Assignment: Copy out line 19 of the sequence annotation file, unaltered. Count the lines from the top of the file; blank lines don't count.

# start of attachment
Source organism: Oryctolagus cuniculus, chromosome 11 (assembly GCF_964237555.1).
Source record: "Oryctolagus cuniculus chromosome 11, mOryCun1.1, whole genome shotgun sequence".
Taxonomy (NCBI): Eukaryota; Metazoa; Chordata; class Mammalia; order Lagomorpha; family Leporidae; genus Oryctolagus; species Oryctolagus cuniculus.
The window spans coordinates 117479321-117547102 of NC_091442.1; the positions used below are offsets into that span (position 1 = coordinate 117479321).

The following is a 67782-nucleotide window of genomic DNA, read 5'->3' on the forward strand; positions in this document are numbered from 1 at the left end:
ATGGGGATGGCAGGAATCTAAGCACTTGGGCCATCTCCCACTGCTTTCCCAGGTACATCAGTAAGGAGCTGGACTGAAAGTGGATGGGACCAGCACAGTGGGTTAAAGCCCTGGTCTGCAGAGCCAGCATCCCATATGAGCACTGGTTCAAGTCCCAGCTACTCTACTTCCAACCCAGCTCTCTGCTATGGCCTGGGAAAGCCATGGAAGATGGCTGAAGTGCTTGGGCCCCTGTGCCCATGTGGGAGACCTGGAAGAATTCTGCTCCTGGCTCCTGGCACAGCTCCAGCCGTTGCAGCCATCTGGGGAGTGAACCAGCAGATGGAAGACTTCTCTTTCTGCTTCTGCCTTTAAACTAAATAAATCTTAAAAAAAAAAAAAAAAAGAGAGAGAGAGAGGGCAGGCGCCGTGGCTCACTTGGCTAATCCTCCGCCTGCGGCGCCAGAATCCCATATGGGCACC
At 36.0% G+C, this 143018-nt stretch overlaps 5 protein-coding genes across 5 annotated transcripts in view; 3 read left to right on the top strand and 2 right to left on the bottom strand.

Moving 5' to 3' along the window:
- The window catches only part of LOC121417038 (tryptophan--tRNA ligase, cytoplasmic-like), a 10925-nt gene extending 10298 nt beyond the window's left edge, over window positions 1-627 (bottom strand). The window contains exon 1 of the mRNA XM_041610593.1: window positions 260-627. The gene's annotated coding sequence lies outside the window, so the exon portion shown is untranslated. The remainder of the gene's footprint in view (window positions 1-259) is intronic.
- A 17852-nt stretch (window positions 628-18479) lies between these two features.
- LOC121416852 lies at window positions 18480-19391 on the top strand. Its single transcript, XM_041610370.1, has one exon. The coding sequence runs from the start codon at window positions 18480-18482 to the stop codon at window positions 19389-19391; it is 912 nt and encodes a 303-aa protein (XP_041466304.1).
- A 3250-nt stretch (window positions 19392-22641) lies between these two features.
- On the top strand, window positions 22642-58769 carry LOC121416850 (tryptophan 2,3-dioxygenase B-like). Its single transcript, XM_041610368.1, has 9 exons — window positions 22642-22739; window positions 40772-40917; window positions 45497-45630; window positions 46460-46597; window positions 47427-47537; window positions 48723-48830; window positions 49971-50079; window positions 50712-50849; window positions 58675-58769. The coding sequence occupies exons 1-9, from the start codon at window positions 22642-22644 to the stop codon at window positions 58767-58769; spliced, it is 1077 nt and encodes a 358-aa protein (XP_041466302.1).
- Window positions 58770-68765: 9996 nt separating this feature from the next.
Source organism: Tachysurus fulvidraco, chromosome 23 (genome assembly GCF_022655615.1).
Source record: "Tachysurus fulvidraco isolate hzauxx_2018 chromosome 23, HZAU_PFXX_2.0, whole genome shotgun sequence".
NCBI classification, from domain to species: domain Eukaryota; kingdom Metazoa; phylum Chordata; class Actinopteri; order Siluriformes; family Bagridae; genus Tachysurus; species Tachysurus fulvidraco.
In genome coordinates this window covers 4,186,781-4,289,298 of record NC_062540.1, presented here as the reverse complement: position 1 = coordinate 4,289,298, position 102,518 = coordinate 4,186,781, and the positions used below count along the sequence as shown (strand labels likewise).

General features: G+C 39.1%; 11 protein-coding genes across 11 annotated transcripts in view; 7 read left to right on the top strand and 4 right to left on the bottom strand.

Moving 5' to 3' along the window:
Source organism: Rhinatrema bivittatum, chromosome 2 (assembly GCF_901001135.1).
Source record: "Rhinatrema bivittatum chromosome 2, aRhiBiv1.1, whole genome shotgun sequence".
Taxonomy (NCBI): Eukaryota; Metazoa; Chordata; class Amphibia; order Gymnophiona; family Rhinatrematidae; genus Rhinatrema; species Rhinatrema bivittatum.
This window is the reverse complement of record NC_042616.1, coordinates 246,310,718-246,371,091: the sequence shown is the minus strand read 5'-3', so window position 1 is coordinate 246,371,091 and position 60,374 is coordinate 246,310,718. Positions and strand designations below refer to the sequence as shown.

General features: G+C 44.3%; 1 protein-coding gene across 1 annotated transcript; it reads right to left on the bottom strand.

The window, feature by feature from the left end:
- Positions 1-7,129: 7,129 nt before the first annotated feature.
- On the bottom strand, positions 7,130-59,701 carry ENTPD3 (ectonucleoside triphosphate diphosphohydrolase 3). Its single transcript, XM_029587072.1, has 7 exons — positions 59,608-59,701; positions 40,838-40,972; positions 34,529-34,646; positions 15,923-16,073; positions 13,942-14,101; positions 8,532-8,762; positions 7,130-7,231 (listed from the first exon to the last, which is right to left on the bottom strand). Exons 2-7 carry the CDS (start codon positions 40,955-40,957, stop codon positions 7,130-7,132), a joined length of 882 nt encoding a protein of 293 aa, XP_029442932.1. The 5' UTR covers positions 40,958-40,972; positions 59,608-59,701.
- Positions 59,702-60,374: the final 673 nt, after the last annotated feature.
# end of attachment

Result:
General features: G+C 39.1%; 11 protein-coding genes across 11 annotated transcripts in view; 7 read left to right on the top strand and 4 right to left on the bottom strand.